LONDON — Oil prices rose on Thursday, extending a rally caused by a larger-than-expected drop in US energy stockpiles, traders said.
New York's main futures contract, light sweet crude for delivery in February, rose 37 cents to 77.04 dollars a barrel.
Brent North Sea crude for February delivery gained 25 cents to 75.70 dollars.
The Christmas Eve market surge was largely driven by a fall in energy inventories in the United States -- the world's biggest consumer -- that had been far larger than expected, analysts said.
Data released by the US Department of Energy on Wednesday showed stockpiles of crude dropping by 4.9 million barrels to 327.5 million in the week ending December 18, far above analyst expectations of a 1.1 million-barrel drawback.
Distillate inventories also slid 3.1 million barrels last week, against analyst forecasts of a 1.6 million barrel fall.
Data for distillates, which include heating oil, is in focus as winter starts to bite in the United States and Europe.
Analysts cautioned however that despite the fall in stockpiles, inventory levels were still high.
"Crude oil stocks are still lingering near the upper end of the five-year range, thus creating doubt in our mind as to the underlying strength of the recent price rally," MF Global analyst Tom Pawlicki said.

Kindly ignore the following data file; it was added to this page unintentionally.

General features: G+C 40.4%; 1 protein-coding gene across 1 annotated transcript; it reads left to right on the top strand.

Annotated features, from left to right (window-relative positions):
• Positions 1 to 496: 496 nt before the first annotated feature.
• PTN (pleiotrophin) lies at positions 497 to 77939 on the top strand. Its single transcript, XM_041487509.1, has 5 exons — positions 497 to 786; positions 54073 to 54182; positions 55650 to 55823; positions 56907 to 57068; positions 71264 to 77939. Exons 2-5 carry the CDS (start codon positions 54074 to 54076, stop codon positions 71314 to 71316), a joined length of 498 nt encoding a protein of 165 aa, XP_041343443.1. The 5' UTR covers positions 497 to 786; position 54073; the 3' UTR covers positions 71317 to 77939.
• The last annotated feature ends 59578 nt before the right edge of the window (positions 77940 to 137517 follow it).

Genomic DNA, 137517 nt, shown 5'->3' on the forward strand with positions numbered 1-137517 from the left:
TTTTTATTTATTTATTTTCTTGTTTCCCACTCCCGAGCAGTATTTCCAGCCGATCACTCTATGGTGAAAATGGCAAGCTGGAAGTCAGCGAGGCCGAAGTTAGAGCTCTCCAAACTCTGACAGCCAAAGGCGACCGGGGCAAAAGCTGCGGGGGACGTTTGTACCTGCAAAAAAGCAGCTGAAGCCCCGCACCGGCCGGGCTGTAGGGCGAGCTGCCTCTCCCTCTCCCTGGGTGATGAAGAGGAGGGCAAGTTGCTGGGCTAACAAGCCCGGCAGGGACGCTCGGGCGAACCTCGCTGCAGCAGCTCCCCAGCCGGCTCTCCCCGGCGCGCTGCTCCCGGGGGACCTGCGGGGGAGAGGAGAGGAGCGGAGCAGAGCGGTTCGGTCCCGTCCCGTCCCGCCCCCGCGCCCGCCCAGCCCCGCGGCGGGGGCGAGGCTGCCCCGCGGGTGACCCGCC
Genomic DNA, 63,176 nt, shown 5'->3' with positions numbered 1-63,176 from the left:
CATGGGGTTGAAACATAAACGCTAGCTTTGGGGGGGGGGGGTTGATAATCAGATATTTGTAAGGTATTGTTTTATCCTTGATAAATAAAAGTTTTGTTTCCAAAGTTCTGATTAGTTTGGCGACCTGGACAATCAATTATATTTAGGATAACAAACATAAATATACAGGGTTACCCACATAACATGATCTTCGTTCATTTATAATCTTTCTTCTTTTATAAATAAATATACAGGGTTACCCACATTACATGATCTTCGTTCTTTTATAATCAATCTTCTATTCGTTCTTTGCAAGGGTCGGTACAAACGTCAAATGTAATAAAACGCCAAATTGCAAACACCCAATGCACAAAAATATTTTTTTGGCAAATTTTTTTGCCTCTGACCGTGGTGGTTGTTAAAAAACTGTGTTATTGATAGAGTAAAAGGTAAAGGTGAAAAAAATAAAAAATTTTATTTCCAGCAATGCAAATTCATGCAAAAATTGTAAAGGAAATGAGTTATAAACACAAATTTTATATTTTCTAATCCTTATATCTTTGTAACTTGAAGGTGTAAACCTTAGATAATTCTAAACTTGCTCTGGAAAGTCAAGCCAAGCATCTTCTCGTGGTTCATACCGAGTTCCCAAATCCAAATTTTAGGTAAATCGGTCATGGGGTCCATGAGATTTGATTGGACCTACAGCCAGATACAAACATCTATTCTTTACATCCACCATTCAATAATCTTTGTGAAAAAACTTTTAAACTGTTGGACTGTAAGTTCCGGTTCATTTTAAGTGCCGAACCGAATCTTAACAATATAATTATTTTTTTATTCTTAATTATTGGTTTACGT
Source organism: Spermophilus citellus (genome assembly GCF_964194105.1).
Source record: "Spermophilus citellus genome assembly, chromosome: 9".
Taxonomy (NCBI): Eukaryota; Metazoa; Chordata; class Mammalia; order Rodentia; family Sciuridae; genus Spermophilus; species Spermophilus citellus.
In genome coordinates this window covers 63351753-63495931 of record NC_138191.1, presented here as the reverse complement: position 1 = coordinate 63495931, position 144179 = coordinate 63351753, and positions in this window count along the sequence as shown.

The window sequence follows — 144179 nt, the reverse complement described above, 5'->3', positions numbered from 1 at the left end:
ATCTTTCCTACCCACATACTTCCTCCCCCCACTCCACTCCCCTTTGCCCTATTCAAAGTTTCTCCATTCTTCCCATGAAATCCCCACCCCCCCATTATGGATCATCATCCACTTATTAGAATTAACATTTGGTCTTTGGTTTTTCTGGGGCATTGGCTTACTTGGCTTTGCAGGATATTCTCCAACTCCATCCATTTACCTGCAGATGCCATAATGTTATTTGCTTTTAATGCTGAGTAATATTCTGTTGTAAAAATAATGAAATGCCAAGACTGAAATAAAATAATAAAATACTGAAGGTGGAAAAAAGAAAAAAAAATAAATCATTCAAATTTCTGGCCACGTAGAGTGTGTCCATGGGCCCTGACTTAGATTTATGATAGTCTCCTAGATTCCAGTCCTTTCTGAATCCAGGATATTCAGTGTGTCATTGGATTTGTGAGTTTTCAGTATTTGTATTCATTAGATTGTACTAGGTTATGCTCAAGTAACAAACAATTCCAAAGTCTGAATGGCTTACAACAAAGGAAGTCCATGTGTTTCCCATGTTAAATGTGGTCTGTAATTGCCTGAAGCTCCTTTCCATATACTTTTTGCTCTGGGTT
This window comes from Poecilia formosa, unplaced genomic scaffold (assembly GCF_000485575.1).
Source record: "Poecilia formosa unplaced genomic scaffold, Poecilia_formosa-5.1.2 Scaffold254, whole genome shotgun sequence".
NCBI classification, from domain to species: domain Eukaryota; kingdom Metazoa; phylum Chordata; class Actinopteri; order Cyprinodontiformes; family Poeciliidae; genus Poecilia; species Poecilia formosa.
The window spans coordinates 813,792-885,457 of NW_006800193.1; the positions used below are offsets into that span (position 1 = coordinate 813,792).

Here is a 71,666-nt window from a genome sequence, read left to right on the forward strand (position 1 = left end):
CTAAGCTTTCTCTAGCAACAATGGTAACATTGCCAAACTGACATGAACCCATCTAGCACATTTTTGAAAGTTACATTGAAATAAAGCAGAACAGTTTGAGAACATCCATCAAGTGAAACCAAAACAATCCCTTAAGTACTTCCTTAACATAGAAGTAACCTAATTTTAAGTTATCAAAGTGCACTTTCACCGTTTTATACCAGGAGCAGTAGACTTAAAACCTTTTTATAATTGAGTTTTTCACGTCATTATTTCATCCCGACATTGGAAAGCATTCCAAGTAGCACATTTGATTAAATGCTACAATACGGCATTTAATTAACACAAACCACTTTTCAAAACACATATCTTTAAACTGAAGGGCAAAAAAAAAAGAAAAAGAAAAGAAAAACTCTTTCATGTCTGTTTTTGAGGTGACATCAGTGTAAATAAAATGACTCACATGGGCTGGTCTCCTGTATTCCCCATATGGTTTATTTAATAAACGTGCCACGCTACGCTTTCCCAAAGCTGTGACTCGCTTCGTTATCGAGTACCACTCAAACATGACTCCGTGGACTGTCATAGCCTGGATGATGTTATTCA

Oil prices have meanwhile risen for much of the week as traders bet on improving demand after OPEC decided against changing the cartel's official crude output levels.
The Organization of Petroleum Exporting Countries, as expected, held its crude output quotas unchanged at its meeting in Angola Tuesday, warning of lingering weakness in the world economy.
Tuesday's meeting capped a year of recovery for oil prices, which have more than doubled since the cartel set strict quota cuts in the depths of the economic crisis a year ago.
In January the cartel enforced total OPEC cuts of 4.2 million barrels a day, which helped prices recover from around 32 dollars one year ago.
Meanwhile last week, OPEC slightly upgraded its forecast for world oil demand growth next year but said usage in advanced economies would contract again.
Several of the cartel's members have said the current price of oil is comfortable for them.